Trump heads to Poland: Here's why this ally has no Islamic terrorism problem
US-Poland soldiers

Trump heads to Poland, an ally with no Islamic terrorism problem

Posted July 03, 2017 08:45 AM by Jordan Schachtel US-Poland soldiers
US and Polish soldiers.
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President Trump will travel to Warsaw, Poland, next week for one day to meet with a conglomerate of central European and Baltic leaders on the sidelines of the Three Seas Summit. Here’s what you need to know about the president’s second foreign trip.

“European nations are uneasy”

The more left-leaning states in Europe are said to be “uneasy” about the president’s trip. The Three Seas summit will focus on enhancing infrastructure and energy agreements, and some western European diplomats worry it’s an attempt to chip away at the European Union project. One such EU diplomat told Reuters that “one cannot but feel a bit suspicious if it isn’t an attempt to break up European unity.” Although an EU member, Poland remains a fiercely nationalist country and holds values that sometimes clash with the EU’s collectivist project.

Poland doesn’t have a migrant crisis

Poland has calculated that absorbing migrants from the Middle East and North Africa poses far too high a risk to bear. The country continues to face pressure (in the form of sanctions threats) from the EU to take in asylum seekers. However, the population remains fiercely opposed to absorbing Islamic refugees from war-torn countries.

Notably, Warsaw does not have an Islamic terrorism problem, as opposed to its EU allies in Germany, Belgium, France, the UK, and other states that have chosen to absorb untold migrants.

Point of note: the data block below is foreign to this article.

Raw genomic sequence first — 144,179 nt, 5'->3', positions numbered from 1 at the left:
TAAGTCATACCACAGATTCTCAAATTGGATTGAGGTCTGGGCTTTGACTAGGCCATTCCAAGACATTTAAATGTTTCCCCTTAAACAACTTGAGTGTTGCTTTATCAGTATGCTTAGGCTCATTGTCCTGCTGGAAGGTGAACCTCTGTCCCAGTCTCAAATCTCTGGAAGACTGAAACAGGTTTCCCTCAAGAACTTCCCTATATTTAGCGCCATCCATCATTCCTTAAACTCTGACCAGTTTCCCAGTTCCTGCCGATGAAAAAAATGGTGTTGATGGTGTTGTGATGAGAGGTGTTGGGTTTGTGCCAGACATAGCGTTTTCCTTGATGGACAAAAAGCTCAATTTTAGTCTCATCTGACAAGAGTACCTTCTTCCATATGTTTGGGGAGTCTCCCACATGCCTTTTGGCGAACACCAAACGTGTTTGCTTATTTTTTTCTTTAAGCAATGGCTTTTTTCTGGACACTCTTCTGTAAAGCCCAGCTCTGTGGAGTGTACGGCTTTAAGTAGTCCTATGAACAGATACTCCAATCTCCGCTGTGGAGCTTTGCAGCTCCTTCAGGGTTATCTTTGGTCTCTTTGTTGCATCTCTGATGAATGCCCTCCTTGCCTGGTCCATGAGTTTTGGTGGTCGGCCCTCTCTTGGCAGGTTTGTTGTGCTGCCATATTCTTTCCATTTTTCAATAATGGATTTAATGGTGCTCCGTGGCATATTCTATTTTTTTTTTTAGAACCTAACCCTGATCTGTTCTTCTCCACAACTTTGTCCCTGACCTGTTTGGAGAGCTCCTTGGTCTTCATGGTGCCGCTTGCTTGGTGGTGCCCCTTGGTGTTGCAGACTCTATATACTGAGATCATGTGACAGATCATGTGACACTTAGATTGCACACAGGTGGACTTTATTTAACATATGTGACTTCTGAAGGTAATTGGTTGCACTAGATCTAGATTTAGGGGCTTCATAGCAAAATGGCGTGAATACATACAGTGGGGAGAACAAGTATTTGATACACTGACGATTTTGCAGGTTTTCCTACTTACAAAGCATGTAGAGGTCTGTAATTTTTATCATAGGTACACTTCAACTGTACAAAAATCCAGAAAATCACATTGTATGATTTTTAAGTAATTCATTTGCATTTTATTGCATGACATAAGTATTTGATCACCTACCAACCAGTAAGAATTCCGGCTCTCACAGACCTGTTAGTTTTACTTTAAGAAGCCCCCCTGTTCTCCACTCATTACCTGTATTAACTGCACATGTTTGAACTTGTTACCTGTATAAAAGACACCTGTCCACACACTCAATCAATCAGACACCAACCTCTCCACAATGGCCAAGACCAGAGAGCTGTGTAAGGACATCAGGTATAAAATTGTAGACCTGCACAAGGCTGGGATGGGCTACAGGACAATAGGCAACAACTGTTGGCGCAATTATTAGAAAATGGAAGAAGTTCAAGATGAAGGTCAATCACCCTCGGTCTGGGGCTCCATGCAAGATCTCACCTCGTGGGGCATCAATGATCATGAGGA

Poland is living up to its NATO commitment

Poland is an important NATO ally that has dedicated significant resources to the alliance. Unlike most of our NATO allies, Poland is one of only five members of the organization (along with the U.S., Greece, UK, and Estonia) that actually meets the two percent defense spending threshold goal that all countries are supposed to abide by.

U.S.-Polish relations go back to the founding

United States-Poland relations were officially established in 1919, but the bonds between the two peoples go back to the founding of the American republic.

Polish engineer and military genius Tadeusz Kościuszko was seen as a key to the American victory at Saratoga during the Revolutionary War. Kościuszko also designed the innovative fortifications at West Point. After the war, the Continental Congress recognized his contributions to American independence and promoted Kościuszko to brigadier general.

The Polish Constitution (the second constitution ever written in the world, following the American Constitution) went into effect in 1791. It was greatly influenced by the American Constitution, which was ratified just a few years earlier.

What’s next?

After his Poland trip, Trump will depart Warsaw for the G20 summit in Hamburg, Germany, to round out the week. There, European leaders are reportedly set to confront the American president on his recent decision to leave the Paris climate deal. German Chancellor Angela Merkel and other European heads of state will reportedly discuss the importance of climate change and the need to do more lower global temperatures.


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Jordan Schachtel is the national security correspondent for Conservative Review. Follow him on Twitter @JordanSchachtel.